Curse of the Invisible Cloak

I have 3 rare diseases that are unrelated to each other. I talk to a lot of people in online support groups with the same or similar issues. It’s sad because no matter what the disease, everyone is dealing with the same social problem. Judgement from others because they “don’t look sick.” What does that even mean? Many diseases do not have any outward visible manifestations. A lot of the diseases people are dealing with in these support groups include chronic pain, devastating fatigue, and cognitive issues. Only a mother can “see it in your eyes” that you don’t feel well. Other than that, none of these symptoms provide a visual for the people around us. The only way we have been able to communicate our symptoms is to tell people about them. And sometimes, our symptoms are at such a constant, that if we were to be communicating them to others whenever they occur, we would be “complaining” all the time. Therefore, what others usually hear is only the tip of the iceberg, yet somehow we are still considered “hypochondriacs.” And it has crossed my mind, to be the devil’s advocate, maybe this is their defense mechanism. Maybe they don’t want to believe that it really is possible for someone to be dealing with something so terrible. But I really don’t want to sit here and waste my time making excuses for the people who refuse to put themselves in others’ shoes. The other issue with vocalizing your symptoms is people who do not have a chronic illness tend to compare their own symptoms with yours. If I tell someone I have a headache, since I have Chiari Malformation, a healthy person has obviously never experienced the caliber of headache this produces. They compare it to their own everyday headaches, which can easily be relieved with over-the-counter painkillers and are “no big deal.” The same thing goes with fatigue. “Oh you’re tired? have some coffee.” Gee, I wish it was that easy. The sad thing is, there are doctors who behave this way. It’s really unnerving to visit a doctor who does not take the severity of your symptoms seriously. Then you start to worry, “Well should I even shower or brush my hair before I go see the doctor? If I look even remotely hygenic, I don’t know if the doctor will believe me.”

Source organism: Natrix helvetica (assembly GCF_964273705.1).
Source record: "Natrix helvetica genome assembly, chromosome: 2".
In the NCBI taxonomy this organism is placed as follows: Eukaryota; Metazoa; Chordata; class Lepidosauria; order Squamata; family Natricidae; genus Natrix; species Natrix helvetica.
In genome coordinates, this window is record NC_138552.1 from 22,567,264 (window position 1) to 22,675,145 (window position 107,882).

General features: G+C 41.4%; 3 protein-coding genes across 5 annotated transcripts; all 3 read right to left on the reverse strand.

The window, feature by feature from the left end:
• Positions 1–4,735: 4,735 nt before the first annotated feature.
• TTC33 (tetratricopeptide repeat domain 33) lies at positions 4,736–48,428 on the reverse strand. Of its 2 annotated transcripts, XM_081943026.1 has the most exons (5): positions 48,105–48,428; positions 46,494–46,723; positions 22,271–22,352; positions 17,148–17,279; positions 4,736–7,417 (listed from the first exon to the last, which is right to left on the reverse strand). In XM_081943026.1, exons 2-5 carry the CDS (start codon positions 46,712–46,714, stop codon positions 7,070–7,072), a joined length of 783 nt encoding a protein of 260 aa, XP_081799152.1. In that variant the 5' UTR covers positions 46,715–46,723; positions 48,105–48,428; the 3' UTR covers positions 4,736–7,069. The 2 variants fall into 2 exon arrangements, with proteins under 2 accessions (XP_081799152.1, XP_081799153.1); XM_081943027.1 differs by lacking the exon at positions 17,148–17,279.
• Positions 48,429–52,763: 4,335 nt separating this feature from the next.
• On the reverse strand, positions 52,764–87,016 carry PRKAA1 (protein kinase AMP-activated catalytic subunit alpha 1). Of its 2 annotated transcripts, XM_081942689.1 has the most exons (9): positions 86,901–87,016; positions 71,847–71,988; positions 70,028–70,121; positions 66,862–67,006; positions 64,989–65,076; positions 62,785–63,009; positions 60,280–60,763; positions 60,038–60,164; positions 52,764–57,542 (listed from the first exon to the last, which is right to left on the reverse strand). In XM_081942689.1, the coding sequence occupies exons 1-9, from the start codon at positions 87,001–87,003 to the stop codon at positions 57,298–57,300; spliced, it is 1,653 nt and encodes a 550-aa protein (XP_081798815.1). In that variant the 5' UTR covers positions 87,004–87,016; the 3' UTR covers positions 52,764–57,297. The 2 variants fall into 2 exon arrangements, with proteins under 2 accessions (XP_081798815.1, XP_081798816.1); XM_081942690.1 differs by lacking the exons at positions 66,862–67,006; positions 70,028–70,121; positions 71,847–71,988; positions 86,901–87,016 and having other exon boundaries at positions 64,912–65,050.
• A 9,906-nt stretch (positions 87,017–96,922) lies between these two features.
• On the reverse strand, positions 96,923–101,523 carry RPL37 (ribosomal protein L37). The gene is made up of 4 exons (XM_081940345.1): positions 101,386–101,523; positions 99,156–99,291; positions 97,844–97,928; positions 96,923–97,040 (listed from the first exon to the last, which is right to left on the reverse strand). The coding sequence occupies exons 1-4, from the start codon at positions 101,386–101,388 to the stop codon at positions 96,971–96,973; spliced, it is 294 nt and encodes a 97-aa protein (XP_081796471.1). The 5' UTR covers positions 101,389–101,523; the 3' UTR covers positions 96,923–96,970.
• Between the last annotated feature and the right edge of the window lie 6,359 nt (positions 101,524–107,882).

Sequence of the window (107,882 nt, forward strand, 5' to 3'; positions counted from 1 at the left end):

As if dealing with health issues isn’t stressful enough on its own. People suck.


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